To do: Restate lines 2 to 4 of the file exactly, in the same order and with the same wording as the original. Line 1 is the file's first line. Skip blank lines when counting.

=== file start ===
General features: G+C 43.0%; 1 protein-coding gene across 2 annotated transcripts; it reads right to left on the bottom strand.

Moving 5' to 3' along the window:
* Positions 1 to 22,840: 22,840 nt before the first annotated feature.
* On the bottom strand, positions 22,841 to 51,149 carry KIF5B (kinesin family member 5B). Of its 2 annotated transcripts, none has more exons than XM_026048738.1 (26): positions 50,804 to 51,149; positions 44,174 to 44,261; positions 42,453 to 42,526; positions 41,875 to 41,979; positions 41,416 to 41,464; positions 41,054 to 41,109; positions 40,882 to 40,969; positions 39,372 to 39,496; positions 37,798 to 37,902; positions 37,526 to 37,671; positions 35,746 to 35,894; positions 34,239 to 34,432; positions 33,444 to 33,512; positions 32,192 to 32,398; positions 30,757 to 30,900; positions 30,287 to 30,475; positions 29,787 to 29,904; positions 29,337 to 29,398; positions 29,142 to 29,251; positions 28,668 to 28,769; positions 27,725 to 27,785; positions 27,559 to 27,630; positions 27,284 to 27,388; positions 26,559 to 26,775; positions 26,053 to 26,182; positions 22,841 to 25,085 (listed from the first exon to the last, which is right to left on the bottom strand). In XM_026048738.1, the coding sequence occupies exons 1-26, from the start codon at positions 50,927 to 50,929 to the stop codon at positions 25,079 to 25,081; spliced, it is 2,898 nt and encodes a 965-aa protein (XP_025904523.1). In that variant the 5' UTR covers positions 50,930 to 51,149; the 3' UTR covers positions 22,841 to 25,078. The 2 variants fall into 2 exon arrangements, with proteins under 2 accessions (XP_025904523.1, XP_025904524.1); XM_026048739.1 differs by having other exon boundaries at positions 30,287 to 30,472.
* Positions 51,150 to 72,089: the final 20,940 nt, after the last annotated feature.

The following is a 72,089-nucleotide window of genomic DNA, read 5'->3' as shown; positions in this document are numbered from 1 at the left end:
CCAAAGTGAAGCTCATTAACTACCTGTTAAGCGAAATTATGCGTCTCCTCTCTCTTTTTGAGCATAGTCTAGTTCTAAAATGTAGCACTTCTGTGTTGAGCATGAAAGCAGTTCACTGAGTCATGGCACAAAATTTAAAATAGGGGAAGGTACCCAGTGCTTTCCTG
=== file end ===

Moving 5' to 3' along the window:
* Positions 1 to 22,840: 22,840 nt before the first annotated feature.
* On the bottom strand, positions 22,841 to 51,149 carry KIF5B (kinesin family member 5B). Of its 2 annotated transcripts, none has more exons than XM_026048738.1 (26): positions 50,804 to 51,149; positions 44,174 to 44,261; positions 42,453 to 42,526; positions 41,875 to 41,979; positions 41,416 to 41,464; positions 41,054 to 41,109; positions 40,882 to 40,969; positions 39,372 to 39,496; positions 37,798 to 37,902; positions 37,526 to 37,671; positions 35,746 to 35,894; positions 34,239 to 34,432; positions 33,444 to 33,512; positions 32,192 to 32,398; positions 30,757 to 30,900; positions 30,287 to 30,475; positions 29,787 to 29,904; positions 29,337 to 29,398; positions 29,142 to 29,251; positions 28,668 to 28,769; positions 27,725 to 27,785; positions 27,559 to 27,630; positions 27,284 to 27,388; positions 26,559 to 26,775; positions 26,053 to 26,182; positions 22,841 to 25,085 (listed from the first exon to the last, which is right to left on the bottom strand). In XM_026048738.1, the coding sequence occupies exons 1-26, from the start codon at positions 50,927 to 50,929 to the stop codon at positions 25,079 to 25,081; spliced, it is 2,898 nt and encodes a 965-aa protein (XP_025904523.1). In that variant the 5' UTR covers positions 50,930 to 51,149; the 3' UTR covers positions 22,841 to 25,078. The 2 variants fall into 2 exon arrangements, with proteins under 2 accessions (XP_025904523.1, XP_025904524.1); XM_026048739.1 differs by having other exon boundaries at positions 30,287 to 30,472.